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Garlic Bread Fettunta


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Ingredients:

  • 4 sl Bread
  • Country-style; sliced 1/4" thick
  • 1 Garlic clove; unpeeled
  • 1/2 c Extra virgin olive oil; or more
  • Salt and pepper

Directions:

Fettunta is a contraction of the word fetta, "slice," and unta, "oily,"
 
1. Toast, grill, or broil the bread slices until lightly colored on both sides. 2. Rub the garlic clove over the bread's surface. The garlic will grate itself on the hardened toast and the peel will disintegrate. Garlic lovers should press hard.
 
3. Drizzle at least 2 tablespoons extra virgin olive oil, barely enough for any self respecting Tuscan, over each slice of toasted bread, sprinkle with salt and pepper, and serve immediately. Description and Detail from Feniger: This is, without a doubt, my favorite recipe in the world. It's fast, simple, calls for no special equipment or skills, has no cholesterol, and is open to seasonal adaptation with the addition of numerous toppings. Diners always seem to be impressed.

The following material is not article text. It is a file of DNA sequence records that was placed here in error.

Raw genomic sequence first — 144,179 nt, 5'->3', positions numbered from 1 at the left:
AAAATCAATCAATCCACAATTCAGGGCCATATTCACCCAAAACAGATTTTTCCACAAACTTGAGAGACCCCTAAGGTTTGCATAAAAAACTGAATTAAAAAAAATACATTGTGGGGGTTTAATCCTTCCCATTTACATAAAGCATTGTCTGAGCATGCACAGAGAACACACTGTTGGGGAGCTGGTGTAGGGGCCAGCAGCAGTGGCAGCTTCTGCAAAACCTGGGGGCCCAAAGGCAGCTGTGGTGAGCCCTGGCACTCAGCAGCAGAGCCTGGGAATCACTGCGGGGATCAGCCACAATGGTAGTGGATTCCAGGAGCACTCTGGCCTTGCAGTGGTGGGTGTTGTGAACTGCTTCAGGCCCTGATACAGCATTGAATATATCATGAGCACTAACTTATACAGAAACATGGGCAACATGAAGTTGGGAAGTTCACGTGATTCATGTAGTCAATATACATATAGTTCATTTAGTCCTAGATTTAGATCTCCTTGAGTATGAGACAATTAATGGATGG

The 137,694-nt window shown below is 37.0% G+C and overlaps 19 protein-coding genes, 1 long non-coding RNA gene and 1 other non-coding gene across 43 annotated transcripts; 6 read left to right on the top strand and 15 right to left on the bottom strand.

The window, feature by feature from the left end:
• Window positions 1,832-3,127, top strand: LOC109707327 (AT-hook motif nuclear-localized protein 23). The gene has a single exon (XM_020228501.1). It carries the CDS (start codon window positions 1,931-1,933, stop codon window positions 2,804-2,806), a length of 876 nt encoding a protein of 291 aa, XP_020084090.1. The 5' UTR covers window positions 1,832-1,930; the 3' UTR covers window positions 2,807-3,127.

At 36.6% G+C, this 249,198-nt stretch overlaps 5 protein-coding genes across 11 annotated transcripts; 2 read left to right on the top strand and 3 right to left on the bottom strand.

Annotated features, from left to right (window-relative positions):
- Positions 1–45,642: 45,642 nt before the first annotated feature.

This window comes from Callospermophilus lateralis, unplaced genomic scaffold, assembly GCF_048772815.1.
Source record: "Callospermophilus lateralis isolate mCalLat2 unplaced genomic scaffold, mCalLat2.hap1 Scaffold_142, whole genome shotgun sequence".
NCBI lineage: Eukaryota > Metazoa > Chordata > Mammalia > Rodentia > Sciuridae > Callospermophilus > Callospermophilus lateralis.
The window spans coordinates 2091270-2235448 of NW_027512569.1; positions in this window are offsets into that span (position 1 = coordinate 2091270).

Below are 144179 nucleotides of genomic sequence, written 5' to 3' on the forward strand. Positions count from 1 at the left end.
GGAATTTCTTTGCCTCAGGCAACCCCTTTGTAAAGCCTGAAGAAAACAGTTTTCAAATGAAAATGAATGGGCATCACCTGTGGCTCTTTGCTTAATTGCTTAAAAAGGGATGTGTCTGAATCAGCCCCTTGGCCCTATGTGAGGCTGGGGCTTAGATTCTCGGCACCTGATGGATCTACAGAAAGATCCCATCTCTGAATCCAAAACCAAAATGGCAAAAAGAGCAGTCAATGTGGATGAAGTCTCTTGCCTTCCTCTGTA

: Bread is lightly toasted, rubbed with garlic, dipped in newly pressed, bright green, peppery-flavored olive oil, sprinkled with salt and pepper. It's meatless, milkless, effortless, pleasing to even the most jaded palates, and involves none of the fuss usually associated with garlic bread
 
: Scouts can skewer their bread on a stick and toast over the campfire. : Unsalted rustic Tuscan bread, white or whole wheat, sliced about 3/4 inch thick is the bread of choice for olive oil millers, who created this dish.
 
: Do-it-yourself bread bakers should refer to Carol Field's "The Italian Baker" (Harper Collins, 1986). But almost any basic, water-based, butterless, country-style bread will do. A friend favors rye. Day old bread is okay. And 1 slice per person may only be a beginning. First-rate virgin olive oil is a must, otherwise you'll end up with greasy bread instead of fettunta. Newly pressed oil, called olio nuovo, easily recognizable by its bright green color, cloudy with chlorophyll, found from late November through January in Italy, yields spectacular results but any quality extra virgin olive oil will do.
 
~ ----- SOURCE: Good Food, a weekly radio show hosted by chefs Mary Sue Milliken and Susan Feniger. KCRW 89.9FM in Los Angeles. This recipe from "Red, White and Greens: The Italian Way with Vegetables." Recipe By : Milliken-Feniger: KCRW's Good Food (05 Oct 1996)
 
Posted to MC-Recipe Digest V1 #251
 
Date: Sat, 19 Oct 1996 13:03:06 -0700 (PDT)
 
From: PatH <phannema@wizard.ucr.edu>